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8 Tips for Choosing a Business Name

Starting a business is an exciting opportunity to become your own boss and call the shots about how you earn money and live your life. Part of starting your business is giving it a name that conveys the purpose of the business, what you sell, and what your brand is all about. It doesn't have to be a complex process, but you do want the business name to have some punch, so it pulls in customers who are interested in what you have to sell.

Your business name needs to tell the reader what to expect when they call, go into your store, or visit your website. A business name should be easy to read and understand, while at the same time communicating your company’s core values and brand identity. If the business has a co-owner, you may decide that both of your names need to go into the business name, or keep your names out entirely.

Shakespeare once asked "What's in a name?" He answers the question immediately afterwards, but it turns out that there's quite a lot of nuance in a name, especially for businesses. Read on to learn more about how to generate ideas for an effective business name.

Why a business name is important

As a small business owner, a business name helps you develop the brand of your business, drives name association with the type of industry you're engaged in, and puts your own spin on your brand identity. For example, S.S. Kresge started his chain of five and dime stores in 1899, eventually shortening the business name to Kresge's. After WWII, the CEO of Kresge's decided that the company needed a name change as part of a competitive strategy shift.

The final name selected was K-Mart. This denoted to shoppers that it was a general store, while retaining the K from the Kresge name. K-Mart as a company has all but disappeared, but it was a commercial powerhouse for decades and a large part of that was the brand identity derived from its name.

Below, we outline just a few of the reasons why a business name is so important and explain how the right business name can help your company.

 4 reasons why choosing a good business name is important

Create legitimacy

An official business name shows the public at large that you've gone through the process of creating a business entity and that you're operating within the laws that govern commerce. It also shows that you're engaged in commerce to provide services or goods to the public at large or sell to other businesses, depending on what you're selling and your focus.

Give a good first impression

Your business name is the first thing a customer sees and is the start of the relationship between you and your customer. A catchy business name or one that firmly denotes your business type and focus helps the customer get a good feel for the kind of experience they'll have with your establishment. After the first impression has passed, the customer knows what to expect from your business the next time they return to buy from you.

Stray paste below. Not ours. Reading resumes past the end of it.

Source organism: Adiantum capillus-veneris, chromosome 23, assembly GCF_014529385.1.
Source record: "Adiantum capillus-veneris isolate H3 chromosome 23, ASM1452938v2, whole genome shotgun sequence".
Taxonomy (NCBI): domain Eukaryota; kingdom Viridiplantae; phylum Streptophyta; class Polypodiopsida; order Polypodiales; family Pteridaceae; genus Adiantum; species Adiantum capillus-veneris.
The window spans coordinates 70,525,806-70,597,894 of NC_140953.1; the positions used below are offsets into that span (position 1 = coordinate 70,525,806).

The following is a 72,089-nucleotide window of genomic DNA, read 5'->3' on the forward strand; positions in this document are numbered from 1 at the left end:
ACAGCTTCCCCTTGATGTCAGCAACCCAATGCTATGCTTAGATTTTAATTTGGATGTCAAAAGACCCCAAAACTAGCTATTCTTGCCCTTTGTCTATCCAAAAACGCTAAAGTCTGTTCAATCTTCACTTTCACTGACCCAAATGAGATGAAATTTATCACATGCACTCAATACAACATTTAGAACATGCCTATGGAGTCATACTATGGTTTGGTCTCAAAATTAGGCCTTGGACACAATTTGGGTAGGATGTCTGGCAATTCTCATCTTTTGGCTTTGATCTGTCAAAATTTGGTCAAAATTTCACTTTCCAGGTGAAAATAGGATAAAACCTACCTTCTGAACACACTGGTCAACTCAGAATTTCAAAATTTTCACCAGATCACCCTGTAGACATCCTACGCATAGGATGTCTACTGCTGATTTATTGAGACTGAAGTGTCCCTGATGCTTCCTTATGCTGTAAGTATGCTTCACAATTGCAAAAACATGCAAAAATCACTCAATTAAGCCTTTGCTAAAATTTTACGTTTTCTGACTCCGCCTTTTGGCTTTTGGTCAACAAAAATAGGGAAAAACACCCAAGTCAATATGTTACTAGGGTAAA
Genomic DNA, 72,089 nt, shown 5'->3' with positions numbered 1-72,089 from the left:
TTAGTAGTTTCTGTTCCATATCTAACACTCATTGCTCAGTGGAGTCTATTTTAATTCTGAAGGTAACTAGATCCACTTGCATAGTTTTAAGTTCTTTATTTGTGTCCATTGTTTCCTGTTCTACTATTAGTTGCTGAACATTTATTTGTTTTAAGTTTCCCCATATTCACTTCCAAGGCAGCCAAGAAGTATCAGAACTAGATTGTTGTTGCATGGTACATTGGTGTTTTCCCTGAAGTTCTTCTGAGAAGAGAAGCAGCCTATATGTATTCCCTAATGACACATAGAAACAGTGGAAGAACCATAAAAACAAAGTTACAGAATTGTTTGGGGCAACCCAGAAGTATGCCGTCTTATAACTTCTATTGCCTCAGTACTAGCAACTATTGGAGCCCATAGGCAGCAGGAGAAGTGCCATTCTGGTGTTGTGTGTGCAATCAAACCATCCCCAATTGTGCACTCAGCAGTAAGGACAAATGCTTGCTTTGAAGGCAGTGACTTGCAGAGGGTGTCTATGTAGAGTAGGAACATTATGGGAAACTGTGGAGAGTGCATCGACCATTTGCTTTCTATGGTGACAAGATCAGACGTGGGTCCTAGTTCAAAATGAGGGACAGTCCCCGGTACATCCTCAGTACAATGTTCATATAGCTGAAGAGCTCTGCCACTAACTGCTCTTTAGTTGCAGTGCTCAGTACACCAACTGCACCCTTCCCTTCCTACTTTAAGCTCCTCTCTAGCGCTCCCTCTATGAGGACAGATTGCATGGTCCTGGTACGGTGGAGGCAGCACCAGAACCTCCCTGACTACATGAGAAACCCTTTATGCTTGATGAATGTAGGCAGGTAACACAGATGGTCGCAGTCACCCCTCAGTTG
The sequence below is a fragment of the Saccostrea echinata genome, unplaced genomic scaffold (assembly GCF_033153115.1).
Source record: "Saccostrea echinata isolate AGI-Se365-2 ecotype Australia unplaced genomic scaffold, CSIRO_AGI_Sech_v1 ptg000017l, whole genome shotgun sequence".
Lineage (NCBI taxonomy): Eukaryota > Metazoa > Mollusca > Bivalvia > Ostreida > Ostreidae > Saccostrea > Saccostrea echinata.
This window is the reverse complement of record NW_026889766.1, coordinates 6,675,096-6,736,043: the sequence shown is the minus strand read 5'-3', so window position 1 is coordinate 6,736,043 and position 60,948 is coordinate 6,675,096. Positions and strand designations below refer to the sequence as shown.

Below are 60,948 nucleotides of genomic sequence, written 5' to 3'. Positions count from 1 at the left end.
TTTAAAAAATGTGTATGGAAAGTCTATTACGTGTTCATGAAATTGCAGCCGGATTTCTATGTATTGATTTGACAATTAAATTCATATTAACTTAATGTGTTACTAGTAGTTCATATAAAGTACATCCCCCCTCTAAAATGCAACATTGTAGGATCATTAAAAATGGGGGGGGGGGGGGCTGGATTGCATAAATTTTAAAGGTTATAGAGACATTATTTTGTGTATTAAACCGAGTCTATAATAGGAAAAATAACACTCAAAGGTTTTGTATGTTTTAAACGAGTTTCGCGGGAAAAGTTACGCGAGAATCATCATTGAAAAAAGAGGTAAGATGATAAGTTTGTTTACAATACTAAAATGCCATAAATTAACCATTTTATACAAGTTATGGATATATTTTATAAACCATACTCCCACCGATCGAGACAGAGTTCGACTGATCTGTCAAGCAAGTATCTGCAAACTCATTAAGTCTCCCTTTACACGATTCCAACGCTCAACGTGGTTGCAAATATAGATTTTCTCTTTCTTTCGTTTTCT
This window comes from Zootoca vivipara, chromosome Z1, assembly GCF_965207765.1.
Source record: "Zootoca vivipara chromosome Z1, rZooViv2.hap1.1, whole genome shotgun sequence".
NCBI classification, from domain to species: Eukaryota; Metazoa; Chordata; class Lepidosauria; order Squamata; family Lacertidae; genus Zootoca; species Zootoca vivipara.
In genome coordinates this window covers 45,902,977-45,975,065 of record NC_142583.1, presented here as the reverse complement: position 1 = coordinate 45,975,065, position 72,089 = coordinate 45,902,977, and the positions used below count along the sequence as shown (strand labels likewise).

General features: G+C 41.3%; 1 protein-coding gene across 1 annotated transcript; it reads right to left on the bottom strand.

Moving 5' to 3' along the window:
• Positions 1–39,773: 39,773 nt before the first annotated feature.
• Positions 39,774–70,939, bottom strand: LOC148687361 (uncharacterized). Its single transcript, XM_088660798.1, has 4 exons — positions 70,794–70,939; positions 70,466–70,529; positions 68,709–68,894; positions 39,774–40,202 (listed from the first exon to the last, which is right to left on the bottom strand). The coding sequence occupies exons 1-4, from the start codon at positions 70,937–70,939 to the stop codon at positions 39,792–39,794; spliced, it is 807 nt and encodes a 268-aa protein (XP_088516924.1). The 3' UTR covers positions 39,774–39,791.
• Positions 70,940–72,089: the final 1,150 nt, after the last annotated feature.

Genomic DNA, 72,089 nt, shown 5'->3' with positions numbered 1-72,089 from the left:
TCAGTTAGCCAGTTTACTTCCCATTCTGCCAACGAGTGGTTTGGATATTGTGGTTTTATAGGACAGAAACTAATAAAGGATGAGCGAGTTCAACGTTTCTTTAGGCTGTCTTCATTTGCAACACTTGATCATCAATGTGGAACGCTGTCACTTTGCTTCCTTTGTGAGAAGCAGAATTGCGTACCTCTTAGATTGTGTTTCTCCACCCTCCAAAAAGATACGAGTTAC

Reinforce your company’s core values

The reason why many people decide to launch a business is to do something in a way they think works better than if they worked for someone else. That includes running the business with your core values. A business is an extension of your core values in terms of how you treat employees, and it's something that customers pick up on as they buy from you over time.

Shape your brand

Your business name shapes your brand because it's a statement that tells the reader about the kind of commercial operation you're running. Essentially, it's a brand-defining concept that tells customers about your business and what they can expect when they engage in commerce with you. For example, say you're running a pet grooming business and you groom both cats and dogs. Picking a name along the lines of "It's Raining Cats and Dogs Grooming Service" effectively describes what your business does, but also demonstrates a bit of fun and a sense of humor.

8 tips for choosing a business name

Coming up with business name ideas isn't always easy, especially when you want to convey the right impression to customers. A good business name has to be more than a simple expression. In other words, a business name like "Scott's Widgets" may not be strong enough to generate a brand identity and encourage people to become your customers.

On the other hand, a complex business name makes it harder for people to pick up on and remember. The following eight tips will help you with picking a business name that provides nuance, context, and a description that covers the nature of your business in a few words.

8 tips for choosing a business name

Understand your brand

Your brand is what drives people to buy from you instead of a competitor, and it's something you need to consider when picking a business name. Think deeply about the values, perception, vision, content, and overall image you want to project as a business and use these insights to help you settle on a business name.